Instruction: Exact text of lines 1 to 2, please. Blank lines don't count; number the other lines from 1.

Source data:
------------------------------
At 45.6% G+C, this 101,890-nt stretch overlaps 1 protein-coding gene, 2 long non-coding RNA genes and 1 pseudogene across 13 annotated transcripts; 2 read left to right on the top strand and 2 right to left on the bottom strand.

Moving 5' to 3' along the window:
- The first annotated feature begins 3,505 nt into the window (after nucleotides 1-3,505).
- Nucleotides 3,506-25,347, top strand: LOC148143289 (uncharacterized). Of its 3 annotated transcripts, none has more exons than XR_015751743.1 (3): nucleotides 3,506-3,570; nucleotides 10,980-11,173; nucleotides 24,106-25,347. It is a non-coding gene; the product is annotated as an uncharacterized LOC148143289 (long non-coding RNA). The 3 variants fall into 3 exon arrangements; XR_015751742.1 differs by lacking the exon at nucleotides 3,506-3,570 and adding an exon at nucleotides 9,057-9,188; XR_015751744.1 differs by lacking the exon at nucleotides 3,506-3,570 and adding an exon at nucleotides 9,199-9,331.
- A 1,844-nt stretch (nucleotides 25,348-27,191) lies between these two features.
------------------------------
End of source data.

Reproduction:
At 45.6% G+C, this 101,890-nt stretch overlaps 1 protein-coding gene, 2 long non-coding RNA genes and 1 pseudogene across 13 annotated transcripts; 2 read left to right on the top strand and 2 right to left on the bottom strand.

Moving 5' to 3' along the window: